Chael Sonnen: The Rashad Evans that fought at UFC 133 is the best light heavyweight fighter of all time

Photo by Josh Hedges/Zuffa via Getty Images

Who is the best light heavyweight fighter of all time?

According to Chael Sonnen, it's former 205-pound champion Rashad Evans, or more specifically, the Rashad Evans who stopped Tito Ortiz at UFC 133 last Saturday night (Aug. 6) in Philadelphia, Pennsylvania.

The former middleweight number one contender talks to Bruce Buffer (via about Evans' "scary" performance:

"I believe the best light heavyweight of all time is the Rashad Evans that stepped into the ring on Saturday night [at UFC 133]. A lot of people are really missing it, they're like 'Well, he beat Tito and Tito wasn't quite ready' and I'm going 'wait a minute, Tito's always ready.' Secondly, let's understand Tito hit Rashad so hard two different times. Once with a cross and once with a hook that would have sent most people down and Rashad walked right through it. Let's understand Rashad was caught in a choke and found his way out. Let's understand Rashad went on an absolute sprint where I thought 'wow, this is great' because I'm cheering for Tito and he's punching himself out. Not only did he not punch himself out he did about two or three more of those sprints in the fight and then he finally did get the finish. The Rashad Evans that was in the ring that night, people really need to look at that performance. That was flat-out scary. Rashad moves his record to 18-1, that's the best record in our industry, a former champion, he could walk away right now and he will go down in the hall of fame."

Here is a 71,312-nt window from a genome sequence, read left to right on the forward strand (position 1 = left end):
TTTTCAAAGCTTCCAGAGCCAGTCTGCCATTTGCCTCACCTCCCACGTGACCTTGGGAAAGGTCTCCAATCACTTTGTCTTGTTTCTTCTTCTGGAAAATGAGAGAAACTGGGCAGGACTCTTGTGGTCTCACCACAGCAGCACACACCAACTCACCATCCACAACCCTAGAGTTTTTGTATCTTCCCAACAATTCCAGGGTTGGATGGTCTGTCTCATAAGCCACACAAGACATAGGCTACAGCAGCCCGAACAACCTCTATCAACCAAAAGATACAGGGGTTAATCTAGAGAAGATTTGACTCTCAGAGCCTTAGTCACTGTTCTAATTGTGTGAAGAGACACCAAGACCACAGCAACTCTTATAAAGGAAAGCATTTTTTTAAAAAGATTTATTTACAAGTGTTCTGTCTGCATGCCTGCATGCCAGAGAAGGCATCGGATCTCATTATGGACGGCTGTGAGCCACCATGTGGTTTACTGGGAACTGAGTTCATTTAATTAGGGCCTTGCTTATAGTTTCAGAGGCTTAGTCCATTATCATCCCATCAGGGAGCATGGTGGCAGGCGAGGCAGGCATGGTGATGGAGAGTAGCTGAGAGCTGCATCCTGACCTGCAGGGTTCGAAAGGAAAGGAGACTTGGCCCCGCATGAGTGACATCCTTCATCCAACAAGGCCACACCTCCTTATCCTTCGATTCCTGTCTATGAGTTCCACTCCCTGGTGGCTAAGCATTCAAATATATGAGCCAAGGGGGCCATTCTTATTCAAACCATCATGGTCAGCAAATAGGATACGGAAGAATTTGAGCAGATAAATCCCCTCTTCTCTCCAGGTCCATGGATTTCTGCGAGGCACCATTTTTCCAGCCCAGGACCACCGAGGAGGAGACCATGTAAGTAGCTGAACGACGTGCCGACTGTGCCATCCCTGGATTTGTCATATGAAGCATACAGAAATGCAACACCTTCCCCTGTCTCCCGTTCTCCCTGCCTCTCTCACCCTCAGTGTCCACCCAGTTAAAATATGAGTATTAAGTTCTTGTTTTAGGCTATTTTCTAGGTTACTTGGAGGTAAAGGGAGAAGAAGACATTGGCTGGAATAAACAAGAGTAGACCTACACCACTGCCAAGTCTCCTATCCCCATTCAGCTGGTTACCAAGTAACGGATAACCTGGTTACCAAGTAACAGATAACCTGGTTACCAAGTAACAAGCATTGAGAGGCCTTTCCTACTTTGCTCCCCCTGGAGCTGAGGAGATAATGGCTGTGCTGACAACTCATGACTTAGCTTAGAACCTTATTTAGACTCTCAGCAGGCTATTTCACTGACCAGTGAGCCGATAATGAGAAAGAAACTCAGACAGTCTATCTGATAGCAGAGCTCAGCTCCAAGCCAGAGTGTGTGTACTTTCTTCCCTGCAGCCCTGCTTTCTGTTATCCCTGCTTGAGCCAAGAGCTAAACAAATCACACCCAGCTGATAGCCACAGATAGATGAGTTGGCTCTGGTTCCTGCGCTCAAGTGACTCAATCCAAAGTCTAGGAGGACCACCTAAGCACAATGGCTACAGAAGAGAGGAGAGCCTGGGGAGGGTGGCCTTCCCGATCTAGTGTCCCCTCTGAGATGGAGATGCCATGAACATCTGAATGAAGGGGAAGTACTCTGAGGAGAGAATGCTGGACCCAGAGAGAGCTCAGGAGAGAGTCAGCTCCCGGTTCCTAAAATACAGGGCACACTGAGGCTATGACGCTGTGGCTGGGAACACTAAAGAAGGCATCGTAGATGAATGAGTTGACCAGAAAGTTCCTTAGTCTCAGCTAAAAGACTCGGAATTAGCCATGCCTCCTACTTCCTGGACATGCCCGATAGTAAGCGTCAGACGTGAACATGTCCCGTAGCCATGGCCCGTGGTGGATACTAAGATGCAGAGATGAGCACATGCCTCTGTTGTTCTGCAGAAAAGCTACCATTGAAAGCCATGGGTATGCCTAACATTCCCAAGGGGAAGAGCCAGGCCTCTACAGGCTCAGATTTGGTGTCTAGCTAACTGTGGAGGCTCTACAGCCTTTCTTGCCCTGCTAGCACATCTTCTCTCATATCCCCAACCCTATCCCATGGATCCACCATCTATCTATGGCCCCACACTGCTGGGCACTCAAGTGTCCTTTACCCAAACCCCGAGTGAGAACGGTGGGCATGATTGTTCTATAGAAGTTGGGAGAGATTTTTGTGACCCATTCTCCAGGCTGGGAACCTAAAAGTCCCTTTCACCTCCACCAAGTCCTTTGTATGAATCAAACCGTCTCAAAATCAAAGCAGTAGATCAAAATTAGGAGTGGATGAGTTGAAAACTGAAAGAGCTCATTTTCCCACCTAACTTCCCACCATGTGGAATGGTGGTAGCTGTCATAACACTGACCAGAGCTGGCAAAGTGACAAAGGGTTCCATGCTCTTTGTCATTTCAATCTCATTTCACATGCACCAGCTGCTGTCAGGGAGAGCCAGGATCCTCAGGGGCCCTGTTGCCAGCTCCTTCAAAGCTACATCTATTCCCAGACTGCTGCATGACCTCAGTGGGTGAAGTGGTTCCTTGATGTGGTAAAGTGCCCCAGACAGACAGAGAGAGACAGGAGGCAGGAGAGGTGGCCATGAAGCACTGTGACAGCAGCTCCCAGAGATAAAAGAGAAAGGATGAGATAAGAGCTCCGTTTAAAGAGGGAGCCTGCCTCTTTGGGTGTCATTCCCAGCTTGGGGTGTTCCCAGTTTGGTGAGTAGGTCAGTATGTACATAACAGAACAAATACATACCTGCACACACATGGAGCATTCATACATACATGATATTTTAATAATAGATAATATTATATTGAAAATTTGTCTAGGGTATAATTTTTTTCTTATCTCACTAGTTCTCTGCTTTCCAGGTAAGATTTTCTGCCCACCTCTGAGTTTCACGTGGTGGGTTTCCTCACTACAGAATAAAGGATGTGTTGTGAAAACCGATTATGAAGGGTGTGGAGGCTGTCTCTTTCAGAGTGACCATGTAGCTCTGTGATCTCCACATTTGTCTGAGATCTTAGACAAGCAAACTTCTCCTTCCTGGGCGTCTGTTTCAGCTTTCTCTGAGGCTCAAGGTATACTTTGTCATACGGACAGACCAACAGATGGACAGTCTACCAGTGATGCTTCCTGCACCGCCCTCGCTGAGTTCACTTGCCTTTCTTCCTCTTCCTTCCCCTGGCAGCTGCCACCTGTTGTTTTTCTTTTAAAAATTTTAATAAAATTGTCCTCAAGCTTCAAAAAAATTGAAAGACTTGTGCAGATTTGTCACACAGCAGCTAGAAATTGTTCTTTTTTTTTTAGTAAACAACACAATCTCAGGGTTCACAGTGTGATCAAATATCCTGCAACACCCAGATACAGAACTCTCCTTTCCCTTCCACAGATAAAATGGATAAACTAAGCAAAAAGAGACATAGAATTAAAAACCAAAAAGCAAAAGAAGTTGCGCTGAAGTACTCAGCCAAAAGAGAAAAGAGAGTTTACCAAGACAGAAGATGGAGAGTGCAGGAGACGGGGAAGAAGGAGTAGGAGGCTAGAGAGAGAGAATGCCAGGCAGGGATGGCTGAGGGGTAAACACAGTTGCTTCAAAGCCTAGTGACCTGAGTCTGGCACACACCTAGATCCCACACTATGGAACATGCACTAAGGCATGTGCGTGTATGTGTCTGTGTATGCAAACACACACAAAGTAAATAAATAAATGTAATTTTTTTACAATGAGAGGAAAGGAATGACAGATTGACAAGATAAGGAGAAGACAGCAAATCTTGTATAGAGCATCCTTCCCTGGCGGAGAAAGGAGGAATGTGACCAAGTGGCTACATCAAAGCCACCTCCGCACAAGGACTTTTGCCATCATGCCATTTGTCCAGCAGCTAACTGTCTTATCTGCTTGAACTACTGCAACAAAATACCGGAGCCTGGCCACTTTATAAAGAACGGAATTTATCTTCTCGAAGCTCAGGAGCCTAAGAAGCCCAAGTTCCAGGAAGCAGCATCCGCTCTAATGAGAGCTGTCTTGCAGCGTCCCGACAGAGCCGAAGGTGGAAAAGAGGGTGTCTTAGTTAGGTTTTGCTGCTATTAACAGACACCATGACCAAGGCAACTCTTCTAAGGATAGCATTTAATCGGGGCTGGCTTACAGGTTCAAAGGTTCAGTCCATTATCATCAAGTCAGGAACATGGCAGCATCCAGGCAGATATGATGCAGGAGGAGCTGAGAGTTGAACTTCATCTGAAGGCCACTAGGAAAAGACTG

Rashad Evans in the UFC Hall of Fame?

"Suga," with his technical knockout win over Ortiz in "The City of Brotherly Love," improves his record to 16-1-1 including four wins over former light heavyweight champions (Chuck Liddell, Forrest Griffin, Quinton Jackson and Ortiz).

His only loss came at the hands of former title holder and current division contender Lyoto Machida.

Do you agree with Sonnen's assessment of Evans? Or is he equally outlandish with his praise as he is with his criticisms? Are you waiting to see his performance against Jon Jones (if it comes to pass) before passing judgment on Evans' legacy?

Opinions, please.

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